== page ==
Leonard Fournette, coming off a 181-yard game against the Pittsburgh Steelers, broke a 75-yard touchdown run on his team's first offensive snap. The 228-pound rookie found a wide-open hole in the "A" gap, brushed aside a feeble tackling attempt by inside linebacker Mark Barron and exploded into the second level, beating rookie safety John Johnson up the field and spoiling any joy the Rams might have felt from watching Pharoh Cooper turn the opening kickoff into six points.
"I'm sure somebody got out of their gap or something," Barron said. "That's the only way those type of plays happen."
Walking back to the sideline, Barron remembered something that first-year head coach Sean McVay says often: "Don't flinch."
Later, Alec Ogletree, an inside linebacker and a captain, strolled up and down the bench and reminded his teammates that an entire 60-minute game remained. Connor Barwin, an outside linebacker in his ninth season, had a similar message.
"'That play's over,'" Barwin said. "'Don't let that play dictate our mood the rest of the game. It's one play. Move on to the next play.' That was the message. That's the way we played."
The Rams eventually overcame that play, winning by a 27-17 score on Sunday, in a game dominated by their special teams and their defense. Fournette gained 98 yards on his first four carries, but only 32 yards on his next 17. The Jaguars scored 14 points on 159 yards in their first three drives, but only three points on 230 yards in their next 13.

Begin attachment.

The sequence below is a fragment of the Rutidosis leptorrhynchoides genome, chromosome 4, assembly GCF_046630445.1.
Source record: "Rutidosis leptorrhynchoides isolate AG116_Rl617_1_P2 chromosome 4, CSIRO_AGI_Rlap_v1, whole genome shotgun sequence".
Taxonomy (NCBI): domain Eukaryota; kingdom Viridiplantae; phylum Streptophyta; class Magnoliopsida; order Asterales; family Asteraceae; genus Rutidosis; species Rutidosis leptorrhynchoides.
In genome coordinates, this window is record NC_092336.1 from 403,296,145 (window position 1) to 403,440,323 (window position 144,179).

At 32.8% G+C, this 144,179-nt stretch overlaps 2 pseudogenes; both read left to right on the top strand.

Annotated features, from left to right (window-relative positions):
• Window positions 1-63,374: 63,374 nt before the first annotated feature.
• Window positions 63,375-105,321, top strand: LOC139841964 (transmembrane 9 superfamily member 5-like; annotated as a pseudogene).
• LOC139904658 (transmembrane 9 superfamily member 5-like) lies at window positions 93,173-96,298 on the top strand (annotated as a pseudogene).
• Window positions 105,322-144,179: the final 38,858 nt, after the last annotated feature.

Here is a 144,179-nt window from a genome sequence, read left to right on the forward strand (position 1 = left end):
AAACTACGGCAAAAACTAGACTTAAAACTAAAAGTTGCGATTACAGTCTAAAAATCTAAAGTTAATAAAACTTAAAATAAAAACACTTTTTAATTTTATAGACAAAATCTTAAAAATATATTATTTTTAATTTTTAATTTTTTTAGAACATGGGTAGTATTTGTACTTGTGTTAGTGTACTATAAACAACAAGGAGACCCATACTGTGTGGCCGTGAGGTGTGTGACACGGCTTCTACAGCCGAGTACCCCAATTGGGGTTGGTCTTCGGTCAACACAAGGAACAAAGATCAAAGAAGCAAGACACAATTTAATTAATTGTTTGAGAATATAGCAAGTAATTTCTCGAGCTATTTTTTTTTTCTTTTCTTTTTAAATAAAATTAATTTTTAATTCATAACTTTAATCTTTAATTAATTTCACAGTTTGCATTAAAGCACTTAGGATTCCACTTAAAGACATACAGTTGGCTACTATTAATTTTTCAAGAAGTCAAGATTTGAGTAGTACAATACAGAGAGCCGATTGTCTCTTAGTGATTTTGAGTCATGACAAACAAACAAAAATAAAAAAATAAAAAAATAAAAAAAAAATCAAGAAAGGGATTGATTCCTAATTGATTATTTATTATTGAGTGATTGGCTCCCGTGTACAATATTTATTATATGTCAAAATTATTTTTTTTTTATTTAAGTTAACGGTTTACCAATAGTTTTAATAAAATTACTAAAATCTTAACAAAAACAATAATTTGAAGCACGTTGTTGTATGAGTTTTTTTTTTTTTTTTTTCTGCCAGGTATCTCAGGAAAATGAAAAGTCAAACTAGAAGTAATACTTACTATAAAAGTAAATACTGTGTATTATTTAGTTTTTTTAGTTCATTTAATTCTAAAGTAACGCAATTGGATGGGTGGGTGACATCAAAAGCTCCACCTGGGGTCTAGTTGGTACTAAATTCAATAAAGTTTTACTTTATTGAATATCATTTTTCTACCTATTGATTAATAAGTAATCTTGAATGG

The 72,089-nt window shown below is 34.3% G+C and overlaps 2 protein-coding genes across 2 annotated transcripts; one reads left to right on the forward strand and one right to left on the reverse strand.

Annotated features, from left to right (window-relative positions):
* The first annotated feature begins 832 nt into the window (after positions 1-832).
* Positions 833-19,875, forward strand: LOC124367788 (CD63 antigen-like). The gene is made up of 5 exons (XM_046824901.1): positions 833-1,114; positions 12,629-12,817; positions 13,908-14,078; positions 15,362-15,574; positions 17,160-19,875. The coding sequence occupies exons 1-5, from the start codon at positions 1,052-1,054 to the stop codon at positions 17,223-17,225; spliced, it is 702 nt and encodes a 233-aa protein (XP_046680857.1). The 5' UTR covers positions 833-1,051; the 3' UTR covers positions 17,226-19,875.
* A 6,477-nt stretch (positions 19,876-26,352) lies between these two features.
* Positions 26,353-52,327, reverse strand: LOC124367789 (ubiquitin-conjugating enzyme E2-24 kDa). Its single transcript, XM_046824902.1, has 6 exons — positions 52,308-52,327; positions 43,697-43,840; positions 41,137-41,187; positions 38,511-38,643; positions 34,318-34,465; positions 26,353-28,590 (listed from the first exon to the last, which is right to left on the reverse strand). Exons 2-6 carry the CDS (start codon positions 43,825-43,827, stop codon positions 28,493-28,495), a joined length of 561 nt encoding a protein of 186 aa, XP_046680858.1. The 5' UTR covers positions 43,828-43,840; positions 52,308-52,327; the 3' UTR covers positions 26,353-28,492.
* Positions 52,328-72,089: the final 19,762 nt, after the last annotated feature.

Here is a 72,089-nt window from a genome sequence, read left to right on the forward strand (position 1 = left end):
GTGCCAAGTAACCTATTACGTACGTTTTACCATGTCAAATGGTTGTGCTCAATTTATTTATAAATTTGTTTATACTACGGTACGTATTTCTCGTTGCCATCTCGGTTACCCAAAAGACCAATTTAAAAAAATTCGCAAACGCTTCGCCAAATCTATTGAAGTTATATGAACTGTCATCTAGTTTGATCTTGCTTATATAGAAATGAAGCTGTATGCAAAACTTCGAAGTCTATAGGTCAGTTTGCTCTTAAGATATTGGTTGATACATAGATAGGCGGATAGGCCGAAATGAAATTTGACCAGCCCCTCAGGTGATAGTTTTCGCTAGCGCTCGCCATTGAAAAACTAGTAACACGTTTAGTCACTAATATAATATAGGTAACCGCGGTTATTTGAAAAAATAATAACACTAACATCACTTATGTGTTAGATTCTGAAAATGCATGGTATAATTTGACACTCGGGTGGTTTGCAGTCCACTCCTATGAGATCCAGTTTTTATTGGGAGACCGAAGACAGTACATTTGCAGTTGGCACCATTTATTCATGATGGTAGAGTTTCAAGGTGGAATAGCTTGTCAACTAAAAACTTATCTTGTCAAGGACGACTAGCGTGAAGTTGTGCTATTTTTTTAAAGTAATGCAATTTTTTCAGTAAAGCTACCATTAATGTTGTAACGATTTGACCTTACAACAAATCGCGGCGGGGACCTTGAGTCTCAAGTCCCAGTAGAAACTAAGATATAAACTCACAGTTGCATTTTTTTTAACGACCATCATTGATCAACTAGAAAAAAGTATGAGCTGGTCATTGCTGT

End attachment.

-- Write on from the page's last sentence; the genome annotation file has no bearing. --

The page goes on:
By the end of Week 6, Fournette's opening run was a distant memory.
"It's a long game," defensive tackle Aaron Donald said, his team 4-2 and in first place in the NFC West. "If you let that hurt you and keep thinking about that, it'll be an even longer game."
The Rams' defense turned it around in Jacksonville the way it has over these past three weeks. Wade Phillips' unit gave up 90 points in a 10-quarter stretch against the Washington Redskins, San Francisco 49ers and Dallas Cowboys from Weeks 2 to 4. In the 10 quarters that followed -- dating back to the second half in Dallas -- the Rams have allowed only 39 points.
"They continue to improve," McVay said.
"I think we're in a decent place," Barron said, "but I think we'll keep getting better."
A big reason for their surge, as McVay pointed out, is the dominance exhibited by Donald, who picked up his second sack on Sunday and is consistently penetrating into the backfield. Another reason is a couple of key adjustments by Phillips, who moved Michael Brockers to defensive end and carved out a path for rookie safety John Johnson. But the Rams have also benefited from more time in this system.
Early on Sunday, they missed a handful of open-field tackles and apparently had a hard time setting an edge. But then, once again, the Rams resembled the elite defense they expected to be.
"From day one, I knew we could be a top defense," Ogletree said. "It's a matter of everybody getting the system down and keep playing, each and every week, and just getting better in practice. I feel like we've been doing that lately, and it's starting to show."